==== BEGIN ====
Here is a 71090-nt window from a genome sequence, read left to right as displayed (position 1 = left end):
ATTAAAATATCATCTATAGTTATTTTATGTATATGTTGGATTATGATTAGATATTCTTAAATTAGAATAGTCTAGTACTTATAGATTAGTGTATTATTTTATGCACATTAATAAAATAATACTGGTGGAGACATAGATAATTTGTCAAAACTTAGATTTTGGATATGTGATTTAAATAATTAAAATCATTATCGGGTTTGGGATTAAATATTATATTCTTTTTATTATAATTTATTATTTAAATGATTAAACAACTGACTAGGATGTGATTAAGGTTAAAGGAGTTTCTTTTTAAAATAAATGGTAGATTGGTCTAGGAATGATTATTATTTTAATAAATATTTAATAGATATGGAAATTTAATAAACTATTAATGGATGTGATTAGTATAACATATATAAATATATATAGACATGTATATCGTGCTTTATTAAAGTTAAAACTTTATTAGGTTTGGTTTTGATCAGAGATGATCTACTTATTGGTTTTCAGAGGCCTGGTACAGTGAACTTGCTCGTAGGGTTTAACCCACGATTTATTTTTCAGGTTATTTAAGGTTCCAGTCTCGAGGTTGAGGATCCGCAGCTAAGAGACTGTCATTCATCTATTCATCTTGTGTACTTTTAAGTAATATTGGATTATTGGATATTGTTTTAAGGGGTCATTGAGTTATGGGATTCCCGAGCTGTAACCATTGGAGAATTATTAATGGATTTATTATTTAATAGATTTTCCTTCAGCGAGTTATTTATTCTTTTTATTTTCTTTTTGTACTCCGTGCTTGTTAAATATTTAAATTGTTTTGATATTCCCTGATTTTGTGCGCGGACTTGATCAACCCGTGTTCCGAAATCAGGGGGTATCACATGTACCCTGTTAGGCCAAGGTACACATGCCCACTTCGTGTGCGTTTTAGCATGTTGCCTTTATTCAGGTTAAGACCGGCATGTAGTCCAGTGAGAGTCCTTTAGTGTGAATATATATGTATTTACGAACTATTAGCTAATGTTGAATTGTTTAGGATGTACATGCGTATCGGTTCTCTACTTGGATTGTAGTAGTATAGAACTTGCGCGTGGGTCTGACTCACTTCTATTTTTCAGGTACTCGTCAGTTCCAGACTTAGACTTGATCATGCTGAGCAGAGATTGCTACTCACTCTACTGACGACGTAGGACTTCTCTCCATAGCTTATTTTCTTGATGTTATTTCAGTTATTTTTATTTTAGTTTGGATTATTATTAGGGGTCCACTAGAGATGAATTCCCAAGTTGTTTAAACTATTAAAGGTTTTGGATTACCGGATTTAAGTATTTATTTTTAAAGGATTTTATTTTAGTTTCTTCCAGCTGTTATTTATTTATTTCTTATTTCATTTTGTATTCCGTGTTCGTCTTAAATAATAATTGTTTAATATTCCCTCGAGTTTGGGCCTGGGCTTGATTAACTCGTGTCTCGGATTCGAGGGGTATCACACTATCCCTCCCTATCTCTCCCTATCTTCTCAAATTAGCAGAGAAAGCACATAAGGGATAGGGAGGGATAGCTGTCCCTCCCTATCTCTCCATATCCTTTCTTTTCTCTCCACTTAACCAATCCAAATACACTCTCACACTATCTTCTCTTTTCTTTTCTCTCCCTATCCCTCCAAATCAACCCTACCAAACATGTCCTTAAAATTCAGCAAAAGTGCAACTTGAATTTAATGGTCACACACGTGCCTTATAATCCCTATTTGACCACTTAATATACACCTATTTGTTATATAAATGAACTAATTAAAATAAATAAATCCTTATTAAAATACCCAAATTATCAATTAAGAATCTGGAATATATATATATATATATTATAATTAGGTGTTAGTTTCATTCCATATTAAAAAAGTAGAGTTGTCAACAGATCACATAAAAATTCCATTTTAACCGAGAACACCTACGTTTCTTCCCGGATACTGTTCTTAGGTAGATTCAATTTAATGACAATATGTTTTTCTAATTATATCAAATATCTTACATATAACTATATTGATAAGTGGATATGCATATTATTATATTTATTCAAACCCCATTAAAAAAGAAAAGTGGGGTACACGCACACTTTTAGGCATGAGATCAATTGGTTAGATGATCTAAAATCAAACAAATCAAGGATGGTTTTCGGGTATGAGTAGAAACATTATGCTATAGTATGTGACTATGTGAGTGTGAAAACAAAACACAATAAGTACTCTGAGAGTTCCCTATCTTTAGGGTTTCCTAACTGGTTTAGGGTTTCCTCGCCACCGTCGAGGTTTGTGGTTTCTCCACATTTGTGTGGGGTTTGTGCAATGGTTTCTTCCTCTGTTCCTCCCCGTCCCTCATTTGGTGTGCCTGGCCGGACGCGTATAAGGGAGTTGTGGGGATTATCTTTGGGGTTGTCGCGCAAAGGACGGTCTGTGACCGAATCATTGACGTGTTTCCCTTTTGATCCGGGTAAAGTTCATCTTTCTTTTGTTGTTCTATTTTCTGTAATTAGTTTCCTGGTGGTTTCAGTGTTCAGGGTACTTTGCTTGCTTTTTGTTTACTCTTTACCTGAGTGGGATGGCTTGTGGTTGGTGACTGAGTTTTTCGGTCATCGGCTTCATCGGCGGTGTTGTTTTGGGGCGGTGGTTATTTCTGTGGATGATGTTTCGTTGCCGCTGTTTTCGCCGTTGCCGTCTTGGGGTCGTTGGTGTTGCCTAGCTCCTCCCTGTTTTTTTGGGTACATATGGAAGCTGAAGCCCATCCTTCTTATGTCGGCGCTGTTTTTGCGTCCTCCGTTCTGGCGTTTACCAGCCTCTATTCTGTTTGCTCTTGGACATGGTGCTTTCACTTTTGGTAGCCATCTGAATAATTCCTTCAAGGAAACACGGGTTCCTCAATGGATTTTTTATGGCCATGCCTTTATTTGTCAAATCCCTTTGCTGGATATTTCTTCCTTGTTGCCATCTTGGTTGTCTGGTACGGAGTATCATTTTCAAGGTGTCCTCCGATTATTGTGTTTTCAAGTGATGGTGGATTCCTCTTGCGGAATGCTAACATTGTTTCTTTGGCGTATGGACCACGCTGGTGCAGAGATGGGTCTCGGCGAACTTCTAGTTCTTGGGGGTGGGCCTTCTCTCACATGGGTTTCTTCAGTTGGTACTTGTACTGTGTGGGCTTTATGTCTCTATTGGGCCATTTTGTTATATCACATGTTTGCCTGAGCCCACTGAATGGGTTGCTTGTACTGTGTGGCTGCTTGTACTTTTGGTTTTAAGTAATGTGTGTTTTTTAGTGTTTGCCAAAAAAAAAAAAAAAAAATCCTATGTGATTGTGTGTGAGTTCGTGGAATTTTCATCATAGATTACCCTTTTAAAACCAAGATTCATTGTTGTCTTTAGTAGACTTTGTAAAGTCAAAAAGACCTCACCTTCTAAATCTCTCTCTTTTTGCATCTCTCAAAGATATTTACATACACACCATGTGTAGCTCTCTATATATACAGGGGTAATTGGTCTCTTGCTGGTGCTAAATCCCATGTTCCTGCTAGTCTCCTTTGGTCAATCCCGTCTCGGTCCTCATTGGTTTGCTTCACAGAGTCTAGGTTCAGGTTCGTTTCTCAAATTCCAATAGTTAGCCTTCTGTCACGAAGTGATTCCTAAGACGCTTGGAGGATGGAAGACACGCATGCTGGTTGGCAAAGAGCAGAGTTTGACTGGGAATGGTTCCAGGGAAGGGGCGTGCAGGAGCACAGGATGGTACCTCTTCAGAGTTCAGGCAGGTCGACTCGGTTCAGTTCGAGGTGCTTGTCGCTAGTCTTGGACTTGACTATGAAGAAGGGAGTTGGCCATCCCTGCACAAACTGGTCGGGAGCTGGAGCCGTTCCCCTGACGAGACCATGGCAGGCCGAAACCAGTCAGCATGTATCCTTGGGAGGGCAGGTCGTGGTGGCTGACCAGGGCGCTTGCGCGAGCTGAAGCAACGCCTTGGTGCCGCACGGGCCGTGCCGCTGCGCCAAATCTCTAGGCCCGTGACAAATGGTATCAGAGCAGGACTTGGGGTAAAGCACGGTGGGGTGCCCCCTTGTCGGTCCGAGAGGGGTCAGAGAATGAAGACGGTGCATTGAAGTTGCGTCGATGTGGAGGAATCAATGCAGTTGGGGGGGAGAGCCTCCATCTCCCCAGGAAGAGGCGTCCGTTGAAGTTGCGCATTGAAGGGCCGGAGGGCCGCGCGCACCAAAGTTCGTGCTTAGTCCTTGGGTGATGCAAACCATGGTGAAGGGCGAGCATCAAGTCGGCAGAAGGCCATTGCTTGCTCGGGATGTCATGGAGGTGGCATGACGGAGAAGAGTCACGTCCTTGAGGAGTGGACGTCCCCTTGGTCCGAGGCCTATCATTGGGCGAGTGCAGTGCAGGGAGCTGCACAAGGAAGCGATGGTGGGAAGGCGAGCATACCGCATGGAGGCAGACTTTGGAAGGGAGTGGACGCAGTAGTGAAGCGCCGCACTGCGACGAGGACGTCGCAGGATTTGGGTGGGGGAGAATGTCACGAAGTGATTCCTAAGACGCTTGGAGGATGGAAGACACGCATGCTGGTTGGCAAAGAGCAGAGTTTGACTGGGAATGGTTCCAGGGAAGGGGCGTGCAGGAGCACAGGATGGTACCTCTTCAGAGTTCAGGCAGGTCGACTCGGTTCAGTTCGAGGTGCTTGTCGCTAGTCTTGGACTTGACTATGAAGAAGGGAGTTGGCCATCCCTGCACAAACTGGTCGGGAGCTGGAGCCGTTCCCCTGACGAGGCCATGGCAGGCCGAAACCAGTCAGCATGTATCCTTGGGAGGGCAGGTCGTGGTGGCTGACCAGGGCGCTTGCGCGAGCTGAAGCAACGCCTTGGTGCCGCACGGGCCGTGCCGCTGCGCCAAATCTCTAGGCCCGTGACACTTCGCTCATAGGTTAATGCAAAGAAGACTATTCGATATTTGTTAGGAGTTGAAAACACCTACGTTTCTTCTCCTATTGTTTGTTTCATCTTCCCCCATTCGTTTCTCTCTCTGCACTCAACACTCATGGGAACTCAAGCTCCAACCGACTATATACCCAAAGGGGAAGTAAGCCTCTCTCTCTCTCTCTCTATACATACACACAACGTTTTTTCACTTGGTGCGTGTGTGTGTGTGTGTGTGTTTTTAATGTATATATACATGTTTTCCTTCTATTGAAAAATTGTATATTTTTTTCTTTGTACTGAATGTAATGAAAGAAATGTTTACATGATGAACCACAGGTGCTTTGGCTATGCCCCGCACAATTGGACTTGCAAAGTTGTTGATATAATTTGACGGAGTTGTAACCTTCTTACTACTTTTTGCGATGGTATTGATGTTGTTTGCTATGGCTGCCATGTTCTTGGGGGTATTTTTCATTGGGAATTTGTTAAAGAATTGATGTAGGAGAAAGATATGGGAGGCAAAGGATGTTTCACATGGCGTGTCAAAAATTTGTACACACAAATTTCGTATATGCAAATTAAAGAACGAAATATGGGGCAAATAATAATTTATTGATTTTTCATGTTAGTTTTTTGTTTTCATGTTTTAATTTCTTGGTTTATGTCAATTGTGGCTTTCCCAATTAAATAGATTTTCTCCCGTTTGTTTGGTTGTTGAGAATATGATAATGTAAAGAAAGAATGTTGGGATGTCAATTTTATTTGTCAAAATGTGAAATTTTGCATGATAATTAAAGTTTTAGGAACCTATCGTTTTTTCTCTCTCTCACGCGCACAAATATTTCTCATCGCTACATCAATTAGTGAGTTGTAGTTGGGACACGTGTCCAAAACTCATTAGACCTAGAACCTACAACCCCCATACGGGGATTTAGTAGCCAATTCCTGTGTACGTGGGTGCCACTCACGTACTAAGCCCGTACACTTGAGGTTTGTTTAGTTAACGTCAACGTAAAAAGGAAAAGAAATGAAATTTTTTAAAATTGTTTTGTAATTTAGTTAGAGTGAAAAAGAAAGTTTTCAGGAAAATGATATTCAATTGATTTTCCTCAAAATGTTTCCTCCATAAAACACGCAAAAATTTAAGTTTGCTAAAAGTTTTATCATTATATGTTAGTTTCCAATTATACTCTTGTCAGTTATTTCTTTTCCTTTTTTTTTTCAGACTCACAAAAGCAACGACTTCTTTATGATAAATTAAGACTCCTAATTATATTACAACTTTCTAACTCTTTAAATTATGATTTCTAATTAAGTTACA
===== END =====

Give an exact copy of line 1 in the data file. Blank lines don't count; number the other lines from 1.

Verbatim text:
Here is a 71090-nt window from a genome sequence, read left to right as displayed (position 1 = left end):